Flutter is taking the world by storm and this comes as no surprise. It offers unmatched performance and robust multi-platform support. In this article, I will walk you through integrating GraphQL into Flutter Apps, making queries, and performing mutations.
What Is GraphQL?
GraphQL is a query language, developed by Facebook. It is supposed to replace REST as a mean of API communication. I will assume some basic knowledge of GraphQL for the REST (pun intended) of the article. If you have not heard of it, I strongly suggest you read this article first.
Once you have it cloned, open it in terminal and run:
npm i npm start
This will install all dependencies and start the server. This server is a basic TODO app backend, it lets you create, query and modify tasks. It is built using
json-graphql-server, be sure to check it out.
After we got the server up and running, lets set up the Flutter project. This is not an introductory tutorial, and if you have never used Flutter, read this article first. After you have created the project, the directory structure should look like this:
If you try to run the app, this should happen in the emulator:
Congratulations, we are halfway there!
Add GraphQL dependencies
Before we start working with GraphQL in our Flutter app, we need to install some dependencies. Open the
pubspec.yaml file and add this line in it (in
Now, install the packages using this command:
flutter pub get
In a few seconds, the dependencies should install.
Write some queries
As you know, you talk to GraphQL APIs using queries. We are going to need 3 of them: a query to get a list of all tasks, a mutation to create new ones, and a mutation to complete an existing one. Create a file
/lib and put this code in it:
Firstly, note the imports on lines 1-2. The first one is a core flutter package that propagates updates down to components. The second one is the
graphql_flutter package we installed earlier.
On lines 4-9 we create a GraphQL
client. It will be used to access our API. The
link is using the address
http://10.0.2.2:3000 because this is the IP of the host computer from inside of the emulator. If you are running the app on a physical device, you need to replace this address with the local IP address of your PC (or use something like ngrok).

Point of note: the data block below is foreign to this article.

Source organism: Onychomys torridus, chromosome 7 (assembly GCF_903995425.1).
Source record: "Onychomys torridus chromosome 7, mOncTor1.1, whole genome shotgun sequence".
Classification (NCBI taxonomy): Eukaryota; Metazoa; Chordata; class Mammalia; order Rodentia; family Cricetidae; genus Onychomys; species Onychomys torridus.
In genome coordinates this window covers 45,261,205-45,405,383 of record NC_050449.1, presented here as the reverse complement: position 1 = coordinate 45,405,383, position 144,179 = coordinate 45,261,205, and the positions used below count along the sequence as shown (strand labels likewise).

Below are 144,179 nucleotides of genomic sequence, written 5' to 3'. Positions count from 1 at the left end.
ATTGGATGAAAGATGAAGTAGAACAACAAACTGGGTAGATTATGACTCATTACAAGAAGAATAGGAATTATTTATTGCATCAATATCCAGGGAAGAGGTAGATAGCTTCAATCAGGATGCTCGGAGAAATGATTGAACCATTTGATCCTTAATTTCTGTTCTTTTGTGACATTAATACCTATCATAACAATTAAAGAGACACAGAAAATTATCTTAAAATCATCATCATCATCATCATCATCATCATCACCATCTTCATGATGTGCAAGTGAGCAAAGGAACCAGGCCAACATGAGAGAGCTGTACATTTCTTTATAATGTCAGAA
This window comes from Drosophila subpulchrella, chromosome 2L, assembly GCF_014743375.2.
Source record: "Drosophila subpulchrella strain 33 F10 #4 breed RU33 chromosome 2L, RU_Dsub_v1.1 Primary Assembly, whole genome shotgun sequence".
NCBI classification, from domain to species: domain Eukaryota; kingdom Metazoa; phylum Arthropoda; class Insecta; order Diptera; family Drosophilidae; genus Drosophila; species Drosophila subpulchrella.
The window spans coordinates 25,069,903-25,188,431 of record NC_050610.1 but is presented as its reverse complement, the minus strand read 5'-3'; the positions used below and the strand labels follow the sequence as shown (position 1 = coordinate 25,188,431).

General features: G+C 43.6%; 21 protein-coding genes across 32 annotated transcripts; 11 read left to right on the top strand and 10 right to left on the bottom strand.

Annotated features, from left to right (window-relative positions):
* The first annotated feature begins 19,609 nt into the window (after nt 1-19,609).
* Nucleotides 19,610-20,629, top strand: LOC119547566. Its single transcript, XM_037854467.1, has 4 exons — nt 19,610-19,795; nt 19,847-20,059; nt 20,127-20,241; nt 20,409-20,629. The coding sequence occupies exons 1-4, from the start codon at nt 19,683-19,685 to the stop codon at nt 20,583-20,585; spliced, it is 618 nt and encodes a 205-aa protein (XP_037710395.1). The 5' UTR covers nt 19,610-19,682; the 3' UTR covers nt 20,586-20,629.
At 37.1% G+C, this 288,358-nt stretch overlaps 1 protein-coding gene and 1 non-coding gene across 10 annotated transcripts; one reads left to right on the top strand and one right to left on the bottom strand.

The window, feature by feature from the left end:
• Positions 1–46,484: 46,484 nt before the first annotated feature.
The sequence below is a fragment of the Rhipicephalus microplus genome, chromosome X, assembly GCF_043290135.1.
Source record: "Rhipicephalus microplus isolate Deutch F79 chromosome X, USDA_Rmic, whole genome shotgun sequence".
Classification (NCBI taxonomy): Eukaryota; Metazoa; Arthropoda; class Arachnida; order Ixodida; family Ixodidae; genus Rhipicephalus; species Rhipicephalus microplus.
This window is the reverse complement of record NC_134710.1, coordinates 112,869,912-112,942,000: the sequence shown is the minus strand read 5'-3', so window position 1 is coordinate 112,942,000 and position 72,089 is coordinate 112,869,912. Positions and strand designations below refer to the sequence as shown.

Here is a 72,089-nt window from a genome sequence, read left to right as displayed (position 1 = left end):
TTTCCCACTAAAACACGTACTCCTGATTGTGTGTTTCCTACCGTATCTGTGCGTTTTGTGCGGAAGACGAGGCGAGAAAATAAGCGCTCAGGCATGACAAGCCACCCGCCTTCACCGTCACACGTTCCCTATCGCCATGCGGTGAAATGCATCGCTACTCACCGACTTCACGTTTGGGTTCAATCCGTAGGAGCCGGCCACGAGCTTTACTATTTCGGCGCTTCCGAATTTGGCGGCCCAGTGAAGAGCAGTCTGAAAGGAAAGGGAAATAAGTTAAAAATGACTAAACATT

Lastly, we have queries. The first one is pretty straightforward: get all queries with fields id, title, and completed. createTaskMutation is a mutation to create tasks (obviously!) and it accepts 2 parameters: the
id of the newly created task and its
title. The backend we are using will not check for
id uniqueness, due to its simplicity. The last query will update the
completed field on a task with
There were no changes to the UI yet, so the app should look the same.
Set up the UI
All we have left now is to bind it to the UI. I will not explain the UI in depth, as you are expected to know the basics, instead, I will focus on how it interacts with GraphQL. Firstly, replace all code in
main.dart with this:
The first thing you should notice is the
GraphQLProvider on line 11. By wrapping the whole application in it, we provide the rest of the widgets with the GraphQL client. This means we can run queries and mutations from anywhere in the app.
Now, examine the
build function of the
_ListPageState class on line 75. Here, we are using the
Query widget to run the query and pass the results to its children.
Query accepts a
options argument of type
QueryOptions, which set up the query. The
gql(getTasksQuery) will parse the query and
pollInterval: 1 means that this query will refresh every second (this is highly inefficient, but will do for now).
Query will pass the
QueryResult and the
fetchMore functions to its
QueryResult has fields
hasException, which we use to determine what to render (lines 85-90).
refetch will re-run the query if we call it, and we do, each time user toggles a task (also highly inefficient).
fetchMore is used when implementing pagination, but we will leave it for now.
Now, look at the
TaskList widget, specifically, its
build function. It is wrapped with the
Mutation class, which works pretty much like
Query. The main difference is that
Mutation does not automatically execute the mutation. It will pass
RunMutation to its
builder function that must be called to execute the mutation. You can see it in action on line 121. It accepts a map with arguments for the mutation (
completed, in this case). We then call
onRefresh to re-run the query and get updated data.
Lastly, the function
onCreate on line 33 is responsible for showing a dialog to ask for the task title and creating the task itself. The
AlertDialog is wrapped in now familiar
Mutation and line 63 calls the mutation itself. Now we are passing
false by default.
This is how the app should look:
If you got lost at any point, the Github repo is available here.
Thank you for reading, I hope now you know how to use GraphQL in Flutter. In my coming posts I will go into performance optimizations and real-time updating. Stay tuned!